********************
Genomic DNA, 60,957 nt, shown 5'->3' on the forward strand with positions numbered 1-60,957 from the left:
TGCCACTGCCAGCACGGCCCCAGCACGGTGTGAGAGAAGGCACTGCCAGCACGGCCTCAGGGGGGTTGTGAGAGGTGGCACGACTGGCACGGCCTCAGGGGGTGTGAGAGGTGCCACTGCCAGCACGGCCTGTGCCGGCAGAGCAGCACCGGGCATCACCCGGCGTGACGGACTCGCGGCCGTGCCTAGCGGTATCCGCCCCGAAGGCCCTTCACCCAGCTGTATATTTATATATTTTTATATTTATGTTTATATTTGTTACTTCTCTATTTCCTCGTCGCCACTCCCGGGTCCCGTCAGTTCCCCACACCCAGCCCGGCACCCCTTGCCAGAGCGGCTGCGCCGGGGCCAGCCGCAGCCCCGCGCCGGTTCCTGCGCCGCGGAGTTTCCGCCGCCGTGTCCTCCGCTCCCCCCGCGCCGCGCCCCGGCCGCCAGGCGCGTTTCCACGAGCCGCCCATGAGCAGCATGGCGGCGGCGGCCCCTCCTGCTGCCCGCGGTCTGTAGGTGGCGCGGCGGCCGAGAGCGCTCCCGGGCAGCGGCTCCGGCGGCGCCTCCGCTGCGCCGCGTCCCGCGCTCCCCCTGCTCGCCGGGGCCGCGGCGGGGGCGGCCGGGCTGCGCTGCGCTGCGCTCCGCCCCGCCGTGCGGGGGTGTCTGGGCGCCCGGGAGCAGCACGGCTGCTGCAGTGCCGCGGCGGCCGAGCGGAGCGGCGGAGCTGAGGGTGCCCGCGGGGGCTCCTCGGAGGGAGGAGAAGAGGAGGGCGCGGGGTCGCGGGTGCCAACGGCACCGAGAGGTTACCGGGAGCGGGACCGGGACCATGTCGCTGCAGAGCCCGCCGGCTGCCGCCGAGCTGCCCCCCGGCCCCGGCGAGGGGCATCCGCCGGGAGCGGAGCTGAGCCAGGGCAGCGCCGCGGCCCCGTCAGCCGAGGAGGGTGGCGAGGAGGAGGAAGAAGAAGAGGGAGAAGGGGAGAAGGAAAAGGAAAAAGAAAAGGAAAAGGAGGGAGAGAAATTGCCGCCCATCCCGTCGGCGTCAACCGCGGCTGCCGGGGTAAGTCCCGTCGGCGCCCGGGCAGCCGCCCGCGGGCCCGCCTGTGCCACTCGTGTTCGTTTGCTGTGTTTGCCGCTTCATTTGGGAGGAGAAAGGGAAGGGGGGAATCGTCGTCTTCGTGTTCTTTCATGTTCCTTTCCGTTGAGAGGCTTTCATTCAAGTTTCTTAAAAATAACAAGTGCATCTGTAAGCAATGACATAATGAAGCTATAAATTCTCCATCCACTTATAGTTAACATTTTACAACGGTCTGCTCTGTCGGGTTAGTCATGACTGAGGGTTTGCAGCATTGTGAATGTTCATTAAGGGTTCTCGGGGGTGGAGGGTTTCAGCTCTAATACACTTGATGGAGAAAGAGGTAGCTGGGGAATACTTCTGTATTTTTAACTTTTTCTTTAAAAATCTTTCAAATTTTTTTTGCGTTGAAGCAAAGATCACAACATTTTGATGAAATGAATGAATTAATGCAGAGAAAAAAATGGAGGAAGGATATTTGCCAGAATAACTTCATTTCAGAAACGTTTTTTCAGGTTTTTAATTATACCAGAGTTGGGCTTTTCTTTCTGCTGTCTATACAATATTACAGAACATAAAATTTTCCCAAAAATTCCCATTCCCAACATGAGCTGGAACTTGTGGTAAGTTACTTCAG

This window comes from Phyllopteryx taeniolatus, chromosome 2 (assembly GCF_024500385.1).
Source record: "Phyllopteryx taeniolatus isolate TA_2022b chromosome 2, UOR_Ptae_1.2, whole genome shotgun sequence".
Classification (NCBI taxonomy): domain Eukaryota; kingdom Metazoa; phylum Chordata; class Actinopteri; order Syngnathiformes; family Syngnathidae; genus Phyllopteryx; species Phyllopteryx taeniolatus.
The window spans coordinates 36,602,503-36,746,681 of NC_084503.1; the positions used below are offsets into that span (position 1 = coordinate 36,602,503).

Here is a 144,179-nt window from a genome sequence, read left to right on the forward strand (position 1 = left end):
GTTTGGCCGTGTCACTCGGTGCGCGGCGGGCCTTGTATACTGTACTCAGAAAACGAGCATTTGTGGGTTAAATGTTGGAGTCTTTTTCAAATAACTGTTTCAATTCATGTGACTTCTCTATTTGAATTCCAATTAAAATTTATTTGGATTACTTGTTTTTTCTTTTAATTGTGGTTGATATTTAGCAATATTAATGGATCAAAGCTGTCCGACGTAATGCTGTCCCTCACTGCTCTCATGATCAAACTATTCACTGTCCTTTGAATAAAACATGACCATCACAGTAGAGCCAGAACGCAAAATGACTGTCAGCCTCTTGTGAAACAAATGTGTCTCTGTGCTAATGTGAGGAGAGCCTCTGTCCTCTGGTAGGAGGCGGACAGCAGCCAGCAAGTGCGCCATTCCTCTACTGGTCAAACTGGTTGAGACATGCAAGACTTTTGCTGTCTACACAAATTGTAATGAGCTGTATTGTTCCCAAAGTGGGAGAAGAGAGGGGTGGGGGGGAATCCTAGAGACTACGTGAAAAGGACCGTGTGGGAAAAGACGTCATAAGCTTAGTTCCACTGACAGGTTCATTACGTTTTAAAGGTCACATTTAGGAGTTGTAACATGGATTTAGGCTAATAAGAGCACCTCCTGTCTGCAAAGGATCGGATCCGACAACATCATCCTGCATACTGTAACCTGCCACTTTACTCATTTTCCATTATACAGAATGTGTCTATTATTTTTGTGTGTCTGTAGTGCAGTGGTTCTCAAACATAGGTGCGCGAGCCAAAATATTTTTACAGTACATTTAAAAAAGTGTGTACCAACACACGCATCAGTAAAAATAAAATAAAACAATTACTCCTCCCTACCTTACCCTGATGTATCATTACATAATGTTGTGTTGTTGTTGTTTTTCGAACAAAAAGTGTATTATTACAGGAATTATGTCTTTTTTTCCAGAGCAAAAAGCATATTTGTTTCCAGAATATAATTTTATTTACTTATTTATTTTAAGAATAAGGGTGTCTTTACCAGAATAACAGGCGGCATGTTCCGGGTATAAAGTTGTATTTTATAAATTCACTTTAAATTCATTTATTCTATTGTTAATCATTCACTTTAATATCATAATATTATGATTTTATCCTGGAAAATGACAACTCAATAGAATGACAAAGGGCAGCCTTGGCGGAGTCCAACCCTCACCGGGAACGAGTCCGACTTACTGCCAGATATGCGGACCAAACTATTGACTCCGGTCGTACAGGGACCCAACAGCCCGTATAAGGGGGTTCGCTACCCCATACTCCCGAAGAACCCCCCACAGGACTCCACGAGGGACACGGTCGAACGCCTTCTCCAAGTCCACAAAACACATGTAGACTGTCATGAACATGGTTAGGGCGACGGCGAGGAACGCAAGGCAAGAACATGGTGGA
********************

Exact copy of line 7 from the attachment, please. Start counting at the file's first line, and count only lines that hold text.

Here is a 144,179-nt window from a genome sequence, read left to right on the forward strand (position 1 = left end):